Jun 3, 2020

version #1

The Toxicity of Continuity

Patricia Reed

Excerpt from the article:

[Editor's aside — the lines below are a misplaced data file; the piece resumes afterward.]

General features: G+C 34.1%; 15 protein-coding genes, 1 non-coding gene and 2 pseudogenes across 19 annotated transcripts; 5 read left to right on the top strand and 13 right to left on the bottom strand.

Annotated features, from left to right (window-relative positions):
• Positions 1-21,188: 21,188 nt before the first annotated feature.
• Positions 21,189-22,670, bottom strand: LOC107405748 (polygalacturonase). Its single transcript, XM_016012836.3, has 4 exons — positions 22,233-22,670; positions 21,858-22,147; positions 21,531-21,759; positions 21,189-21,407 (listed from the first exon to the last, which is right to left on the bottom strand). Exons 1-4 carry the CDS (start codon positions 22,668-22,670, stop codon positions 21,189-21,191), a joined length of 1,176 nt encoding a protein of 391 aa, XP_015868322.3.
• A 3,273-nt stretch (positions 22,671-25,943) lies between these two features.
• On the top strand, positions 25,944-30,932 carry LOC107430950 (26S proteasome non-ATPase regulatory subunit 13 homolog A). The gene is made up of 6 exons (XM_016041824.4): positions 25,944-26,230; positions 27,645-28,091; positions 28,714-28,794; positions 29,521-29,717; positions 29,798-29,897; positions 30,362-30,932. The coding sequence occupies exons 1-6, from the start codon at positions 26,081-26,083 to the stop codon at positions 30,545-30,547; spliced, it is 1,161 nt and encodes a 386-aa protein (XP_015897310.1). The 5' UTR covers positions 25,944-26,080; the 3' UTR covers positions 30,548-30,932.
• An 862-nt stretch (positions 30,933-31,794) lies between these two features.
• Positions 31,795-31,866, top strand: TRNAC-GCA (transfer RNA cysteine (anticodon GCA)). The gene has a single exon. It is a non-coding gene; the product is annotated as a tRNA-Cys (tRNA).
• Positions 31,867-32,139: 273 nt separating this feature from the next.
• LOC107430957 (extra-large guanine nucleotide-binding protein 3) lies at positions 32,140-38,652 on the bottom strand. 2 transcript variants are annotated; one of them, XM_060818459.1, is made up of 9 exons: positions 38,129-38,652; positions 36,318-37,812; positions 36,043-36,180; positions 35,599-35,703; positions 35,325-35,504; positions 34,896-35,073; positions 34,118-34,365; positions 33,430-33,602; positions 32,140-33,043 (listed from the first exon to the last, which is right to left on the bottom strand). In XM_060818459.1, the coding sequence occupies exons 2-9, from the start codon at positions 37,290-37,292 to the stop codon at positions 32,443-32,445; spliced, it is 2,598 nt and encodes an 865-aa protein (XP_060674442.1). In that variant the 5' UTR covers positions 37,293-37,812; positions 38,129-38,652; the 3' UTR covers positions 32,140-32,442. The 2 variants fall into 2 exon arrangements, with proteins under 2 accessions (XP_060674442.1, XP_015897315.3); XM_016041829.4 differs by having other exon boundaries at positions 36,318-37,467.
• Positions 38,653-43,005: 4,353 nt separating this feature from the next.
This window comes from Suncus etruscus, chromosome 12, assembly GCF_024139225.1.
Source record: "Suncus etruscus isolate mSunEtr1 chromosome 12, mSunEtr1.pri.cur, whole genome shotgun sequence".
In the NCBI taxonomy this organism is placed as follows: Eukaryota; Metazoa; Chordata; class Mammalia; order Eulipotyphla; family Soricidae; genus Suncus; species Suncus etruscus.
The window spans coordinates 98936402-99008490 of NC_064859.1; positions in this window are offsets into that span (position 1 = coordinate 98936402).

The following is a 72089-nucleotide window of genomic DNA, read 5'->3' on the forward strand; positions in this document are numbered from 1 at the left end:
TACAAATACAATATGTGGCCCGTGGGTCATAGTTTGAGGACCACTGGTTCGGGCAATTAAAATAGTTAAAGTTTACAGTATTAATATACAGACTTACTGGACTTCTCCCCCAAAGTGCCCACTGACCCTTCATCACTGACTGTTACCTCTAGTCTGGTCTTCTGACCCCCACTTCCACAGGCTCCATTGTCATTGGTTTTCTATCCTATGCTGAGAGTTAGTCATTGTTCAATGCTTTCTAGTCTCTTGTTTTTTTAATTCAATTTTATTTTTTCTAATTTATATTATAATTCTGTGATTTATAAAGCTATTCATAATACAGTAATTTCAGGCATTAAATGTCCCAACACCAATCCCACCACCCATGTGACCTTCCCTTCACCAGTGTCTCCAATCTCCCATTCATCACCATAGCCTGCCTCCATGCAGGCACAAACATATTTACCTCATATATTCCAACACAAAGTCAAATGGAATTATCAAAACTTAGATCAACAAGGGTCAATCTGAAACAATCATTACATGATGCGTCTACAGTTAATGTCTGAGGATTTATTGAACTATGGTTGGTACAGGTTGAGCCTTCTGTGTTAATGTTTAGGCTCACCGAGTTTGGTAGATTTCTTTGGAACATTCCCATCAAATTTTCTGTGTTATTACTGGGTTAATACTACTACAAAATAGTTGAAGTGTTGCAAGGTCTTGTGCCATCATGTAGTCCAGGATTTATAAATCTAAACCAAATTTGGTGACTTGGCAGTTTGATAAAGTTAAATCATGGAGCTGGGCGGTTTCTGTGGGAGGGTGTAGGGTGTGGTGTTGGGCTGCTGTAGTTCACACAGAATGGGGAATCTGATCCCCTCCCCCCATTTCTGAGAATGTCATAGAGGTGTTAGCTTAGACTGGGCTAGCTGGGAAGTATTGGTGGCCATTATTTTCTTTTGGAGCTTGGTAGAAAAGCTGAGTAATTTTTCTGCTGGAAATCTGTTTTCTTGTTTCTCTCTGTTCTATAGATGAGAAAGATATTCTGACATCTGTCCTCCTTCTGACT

(...) To describe something as ‘toxic’, in both biological and sociological senses, is to evoke something that produces harm. Although toxicity is more routinely understood as the injurious contamination of an organism by some entity external to it, thereby upsetting its ‘healthy’ or consistent functioning, in the context of concepts, toxicity can occur in the opposite direction: by preserving what is internal to its self-referential modes of thought. That is, by continuing to confirm what is (thought to be) known, true, sufficient, necessary, or good. Avoiding conceptual contamination is the shirking of possibility to think or know otherwise, and the name for this is unreason. It is to remain fixedly entrenched in ones existing situational perspective, a plight Achille Mbembe described as “mental self-amputation.”

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